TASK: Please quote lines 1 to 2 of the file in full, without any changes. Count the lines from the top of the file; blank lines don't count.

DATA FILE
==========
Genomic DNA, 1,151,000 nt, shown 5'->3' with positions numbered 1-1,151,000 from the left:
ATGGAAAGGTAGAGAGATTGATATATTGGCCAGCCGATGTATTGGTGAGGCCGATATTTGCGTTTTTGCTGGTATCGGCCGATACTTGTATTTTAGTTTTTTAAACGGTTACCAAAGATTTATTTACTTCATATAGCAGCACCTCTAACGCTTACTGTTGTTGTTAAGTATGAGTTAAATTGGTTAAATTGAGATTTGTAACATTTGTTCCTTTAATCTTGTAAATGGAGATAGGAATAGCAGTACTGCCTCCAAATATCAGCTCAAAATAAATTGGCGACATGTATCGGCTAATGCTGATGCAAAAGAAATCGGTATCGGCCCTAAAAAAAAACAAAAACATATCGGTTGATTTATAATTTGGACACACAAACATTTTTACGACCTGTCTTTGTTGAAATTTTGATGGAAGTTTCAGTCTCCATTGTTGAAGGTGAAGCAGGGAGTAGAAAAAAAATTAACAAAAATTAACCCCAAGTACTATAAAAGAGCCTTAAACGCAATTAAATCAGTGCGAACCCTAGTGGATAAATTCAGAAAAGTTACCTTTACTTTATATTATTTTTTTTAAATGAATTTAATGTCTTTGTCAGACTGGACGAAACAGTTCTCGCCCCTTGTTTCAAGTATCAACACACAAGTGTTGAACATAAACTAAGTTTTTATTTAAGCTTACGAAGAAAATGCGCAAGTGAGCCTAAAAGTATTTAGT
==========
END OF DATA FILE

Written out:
Genomic DNA, 1,151,000 nt, shown 5'->3' with positions numbered 1-1,151,000 from the left:
ATGGAAAGGTAGAGAGATTGATATATTGGCCAGCCGATGTATTGGTGAGGCCGATATTTGCGTTTTTGCTGGTATCGGCCGATACTTGTATTTTAGTTTTTTAAACGGTTACCAAAGATTTATTTACTTCATATAGCAGCACCTCTAACGCTTACTGTTGTTGTTAAGTATGAGTTAAATTGGTTAAATTGAGATTTGTAACATTTGTTCCTTTAATCTTGTAAATGGAGATAGGAATAGCAGTACTGCCTCCAAATATCAGCTCAAAATAAATTGGCGACATGTATCGGCTAATGCTGATGCAAAAGAAATCGGTATCGGCCCTAAAAAAAAACAAAAACATATCGGTTGATTTATAATTTGGACACACAAACATTTTTACGACCTGTCTTTGTTGAAATTTTGATGGAAGTTTCAGTCTCCATTGTTGAAGGTGAAGCAGGGAGTAGAAAAAAAATTAACAAAAATTAACCCCAAGTACTATAAAAGAGCCTTAAACGCAATTAAATCAGTGCGAACCCTAGTGGATAAATTCAGAAAAGTTACCTTTACTTTATATTATTTTTTTTAAATGAATTTAATGTCTTTGTCAGACTGGACGAAACAGTTCTCGCCCCTTGTTTCAAGTATCAACACACAAGTGTTGAACATAAACTAAGTTTTTATTTAAGCTTACGAAGAAAATGCGCAAGTGAGCCTAAAAGTATTTAGT